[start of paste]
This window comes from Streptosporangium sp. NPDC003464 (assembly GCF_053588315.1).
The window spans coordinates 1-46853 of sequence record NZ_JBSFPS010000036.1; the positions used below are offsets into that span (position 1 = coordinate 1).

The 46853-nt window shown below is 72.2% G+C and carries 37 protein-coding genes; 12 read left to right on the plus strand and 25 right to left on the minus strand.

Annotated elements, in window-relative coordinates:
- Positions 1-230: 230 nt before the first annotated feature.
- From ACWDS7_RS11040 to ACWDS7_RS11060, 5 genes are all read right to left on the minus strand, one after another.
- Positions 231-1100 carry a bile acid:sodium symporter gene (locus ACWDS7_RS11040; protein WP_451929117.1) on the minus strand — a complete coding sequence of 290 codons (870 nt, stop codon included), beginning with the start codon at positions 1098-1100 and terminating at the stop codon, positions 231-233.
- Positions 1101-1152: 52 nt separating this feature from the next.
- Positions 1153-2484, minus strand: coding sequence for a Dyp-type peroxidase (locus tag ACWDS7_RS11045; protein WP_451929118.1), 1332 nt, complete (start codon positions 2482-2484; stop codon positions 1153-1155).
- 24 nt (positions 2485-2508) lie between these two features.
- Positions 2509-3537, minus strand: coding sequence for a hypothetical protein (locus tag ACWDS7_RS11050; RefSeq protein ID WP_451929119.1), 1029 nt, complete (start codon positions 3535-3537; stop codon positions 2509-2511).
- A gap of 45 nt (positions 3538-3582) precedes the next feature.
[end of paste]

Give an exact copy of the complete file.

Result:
This window comes from Streptosporangium sp. NPDC003464 (assembly GCF_053588315.1).
The window spans coordinates 1-46853 of sequence record NZ_JBSFPS010000036.1; the positions used below are offsets into that span (position 1 = coordinate 1).

The 46853-nt window shown below is 72.2% G+C and carries 37 protein-coding genes; 12 read left to right on the plus strand and 25 right to left on the minus strand.

Annotated elements, in window-relative coordinates:
- Positions 1-230: 230 nt before the first annotated feature.
- From ACWDS7_RS11040 to ACWDS7_RS11060, 5 genes are all read right to left on the minus strand, one after another.
- Positions 231-1100 carry a bile acid:sodium symporter gene (locus ACWDS7_RS11040; protein WP_451929117.1) on the minus strand — a complete coding sequence of 290 codons (870 nt, stop codon included), beginning with the start codon at positions 1098-1100 and terminating at the stop codon, positions 231-233.
- Positions 1101-1152: 52 nt separating this feature from the next.
- Positions 1153-2484, minus strand: coding sequence for a Dyp-type peroxidase (locus tag ACWDS7_RS11045; protein WP_451929118.1), 1332 nt, complete (start codon positions 2482-2484; stop codon positions 1153-1155).
- 24 nt (positions 2485-2508) lie between these two features.
- Positions 2509-3537, minus strand: coding sequence for a hypothetical protein (locus tag ACWDS7_RS11050; RefSeq protein ID WP_451929119.1), 1029 nt, complete (start codon positions 3535-3537; stop codon positions 2509-2511).
- A gap of 45 nt (positions 3538-3582) precedes the next feature.